Today is the Memorial of Saint Benedict.
Benedict was born the son of a Roman nobleman in the city of Nursia (Norcia), Italy; and had a twin sister named Scholastica. When he was young, Benedict's family relocated to Rome, where he was well educated.
Around the year 500 AD, upset over the immoral environment of the city, Benedict left Rome, leaving behind both the wealth and status of his family. He had a strong desire to focus on God alone. Benedict settled about forty miles from the city of Rome in the town of Enfide (today, Affile). There, he joined with a group of very devout men. While in Enfide, Benedict miraculously restored an important wheat-sifter which one of his servants had accidentally broken. The people of the town saw this act as a genuine miracle and much attention fell upon Benedict, something he desperately sought to avoid.
Benedict fled Enfide and settled in a more remote part of Italy. There, he was determined to live in poverty and to provide for himself by the work of own hands.
One day Benedict met a monk named Romanus. Due to this monk's influence, Benedict became a hermit and committed himself to living a life of solitude in a nearby cave. Benedict lived three years of complete solitude in that cave, a solitude broken only by the occasional visits of Romanus. During these years of solitude, Benedict grew in great wisdom and godliness.
It is said that one day, while Benedict was living in this environment of holy seclusion, the Devil brought to Benedict's mind the picture of a beautiful woman he had once known. At this, his heart began to burn with a great desire for this woman. To conquer the temptation, Benedict took off his clothes and threw himself into a thorn bush; an act that effectively overcame his passion.
Eventually, a group of monks came to Benedict asking that he become the abbot of their monastery. Benedict agreed. Those monks, however, tried to kill Benedict by poisoning his drink. But it was not to be; for as Benedict prayed a blessing over the cup it shattered. Benedict, understanding the situation, departed the company of these wayward monks and returned to his cave. Another attempt on his life occurred when a nearby priest named Florentius, a man filled with great envy of Benedict, tried to kill the saint by sending him poisoned bread. Again, it was not to be; for as Benedict prayed a blessing over the bread a raven swept in and stole the loaf away!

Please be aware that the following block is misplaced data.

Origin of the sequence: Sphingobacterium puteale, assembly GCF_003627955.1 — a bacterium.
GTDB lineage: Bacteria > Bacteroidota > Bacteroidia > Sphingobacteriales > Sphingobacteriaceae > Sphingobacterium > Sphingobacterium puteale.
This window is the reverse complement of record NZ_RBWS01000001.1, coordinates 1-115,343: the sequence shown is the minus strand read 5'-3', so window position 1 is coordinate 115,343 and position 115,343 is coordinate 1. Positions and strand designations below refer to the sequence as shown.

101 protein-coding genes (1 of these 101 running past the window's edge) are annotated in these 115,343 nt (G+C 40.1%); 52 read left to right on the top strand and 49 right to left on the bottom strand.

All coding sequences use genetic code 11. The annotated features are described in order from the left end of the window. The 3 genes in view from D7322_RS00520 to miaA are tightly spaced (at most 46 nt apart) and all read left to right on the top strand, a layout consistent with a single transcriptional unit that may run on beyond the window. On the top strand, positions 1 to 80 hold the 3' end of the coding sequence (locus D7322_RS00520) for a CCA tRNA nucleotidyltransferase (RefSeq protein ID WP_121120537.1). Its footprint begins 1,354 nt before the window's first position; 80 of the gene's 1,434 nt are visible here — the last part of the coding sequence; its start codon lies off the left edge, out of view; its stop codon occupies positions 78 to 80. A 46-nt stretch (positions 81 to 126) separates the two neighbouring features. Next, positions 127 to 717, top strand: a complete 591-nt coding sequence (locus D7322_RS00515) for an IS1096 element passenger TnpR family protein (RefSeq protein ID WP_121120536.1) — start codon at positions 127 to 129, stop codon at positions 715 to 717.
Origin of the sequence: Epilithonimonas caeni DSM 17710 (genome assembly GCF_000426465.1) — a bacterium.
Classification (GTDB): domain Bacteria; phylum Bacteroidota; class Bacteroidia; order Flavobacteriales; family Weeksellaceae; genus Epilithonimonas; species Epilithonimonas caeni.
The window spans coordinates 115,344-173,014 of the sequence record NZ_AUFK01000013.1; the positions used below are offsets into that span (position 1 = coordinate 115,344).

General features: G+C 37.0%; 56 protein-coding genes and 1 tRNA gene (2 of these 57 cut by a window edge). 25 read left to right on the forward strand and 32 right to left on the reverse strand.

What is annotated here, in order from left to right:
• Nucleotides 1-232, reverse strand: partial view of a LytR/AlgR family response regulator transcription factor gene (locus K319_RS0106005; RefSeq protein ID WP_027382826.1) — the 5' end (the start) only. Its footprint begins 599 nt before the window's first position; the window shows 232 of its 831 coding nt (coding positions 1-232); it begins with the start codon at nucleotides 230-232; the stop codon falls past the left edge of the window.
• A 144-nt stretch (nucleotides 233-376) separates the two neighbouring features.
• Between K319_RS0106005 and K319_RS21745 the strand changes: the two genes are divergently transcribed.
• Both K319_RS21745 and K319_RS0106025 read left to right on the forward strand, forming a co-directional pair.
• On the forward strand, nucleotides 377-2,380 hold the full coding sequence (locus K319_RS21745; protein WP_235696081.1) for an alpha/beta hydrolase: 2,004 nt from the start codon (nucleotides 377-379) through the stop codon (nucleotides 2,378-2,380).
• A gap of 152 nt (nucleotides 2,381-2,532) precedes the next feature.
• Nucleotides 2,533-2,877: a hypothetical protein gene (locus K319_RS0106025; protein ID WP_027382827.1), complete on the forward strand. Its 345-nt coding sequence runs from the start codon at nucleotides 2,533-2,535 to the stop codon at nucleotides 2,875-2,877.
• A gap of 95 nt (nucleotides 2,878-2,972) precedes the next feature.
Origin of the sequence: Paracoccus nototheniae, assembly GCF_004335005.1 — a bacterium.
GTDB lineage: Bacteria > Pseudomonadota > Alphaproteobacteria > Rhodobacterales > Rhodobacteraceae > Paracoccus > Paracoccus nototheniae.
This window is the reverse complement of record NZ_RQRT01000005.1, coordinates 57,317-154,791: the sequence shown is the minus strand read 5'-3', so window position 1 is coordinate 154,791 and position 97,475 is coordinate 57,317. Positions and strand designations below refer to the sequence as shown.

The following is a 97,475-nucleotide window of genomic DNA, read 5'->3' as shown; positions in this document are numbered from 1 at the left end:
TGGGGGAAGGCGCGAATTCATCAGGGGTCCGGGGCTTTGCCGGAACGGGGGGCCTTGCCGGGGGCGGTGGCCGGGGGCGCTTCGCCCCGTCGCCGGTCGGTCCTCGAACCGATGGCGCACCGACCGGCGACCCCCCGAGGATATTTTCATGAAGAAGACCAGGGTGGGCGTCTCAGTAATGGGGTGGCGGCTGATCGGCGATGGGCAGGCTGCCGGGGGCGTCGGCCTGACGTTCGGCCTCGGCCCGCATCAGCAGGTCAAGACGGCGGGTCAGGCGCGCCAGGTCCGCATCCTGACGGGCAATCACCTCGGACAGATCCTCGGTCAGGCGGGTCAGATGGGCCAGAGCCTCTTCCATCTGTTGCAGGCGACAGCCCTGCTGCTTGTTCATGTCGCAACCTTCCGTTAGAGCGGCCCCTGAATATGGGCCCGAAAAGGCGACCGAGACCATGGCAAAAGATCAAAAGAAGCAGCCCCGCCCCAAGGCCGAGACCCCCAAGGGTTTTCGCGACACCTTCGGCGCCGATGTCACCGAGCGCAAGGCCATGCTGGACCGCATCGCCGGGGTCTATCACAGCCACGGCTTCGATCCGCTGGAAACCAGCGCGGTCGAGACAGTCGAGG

About this time God began working great miracles through Benedict, something which attracted the attention of many people. And many men came to Benedict seeking to become monks under his leadership. Benedict received them and built twelve monasteries, in which he—in the pattern of Jesus and His disciples—placed in each one a superior with twelve monks. He then built another monastery where he himself lived with a group of monks (Monte Cassino, on a hilltop between Rome and Naples). Benedict, however, acted as the abbot over all thirteen monasteries. These monasteries, among performing other ministries, became schools for the children of the region.
Over the years, Benedict developed an order, or rule, for his monks to follow. And this Rule of Benedict had a tremendous influence on monasteries throughout the known world. His Rule had a spirit of balance, graciousness, moderation, and sound judgment, and thousands of religious communities founded throughout the Middle Ages adopted it. In fact, The Rule of St. Benedict is the most common Rule used by monasteries and monks today.
Benedict died at Monte Cassino in 543 AD. He was canonized in 1220 AD by Pope Honorius III, named patron protector of Europe by Pope Paul VI in 1964, and declared co-patron of Europe (with Saints Cyril and Methodius) in 1980 by Pope John Paul II.
St. Benedict, pray for us. St. Benedict, pray for Europe!
Christo et Ecclesiae,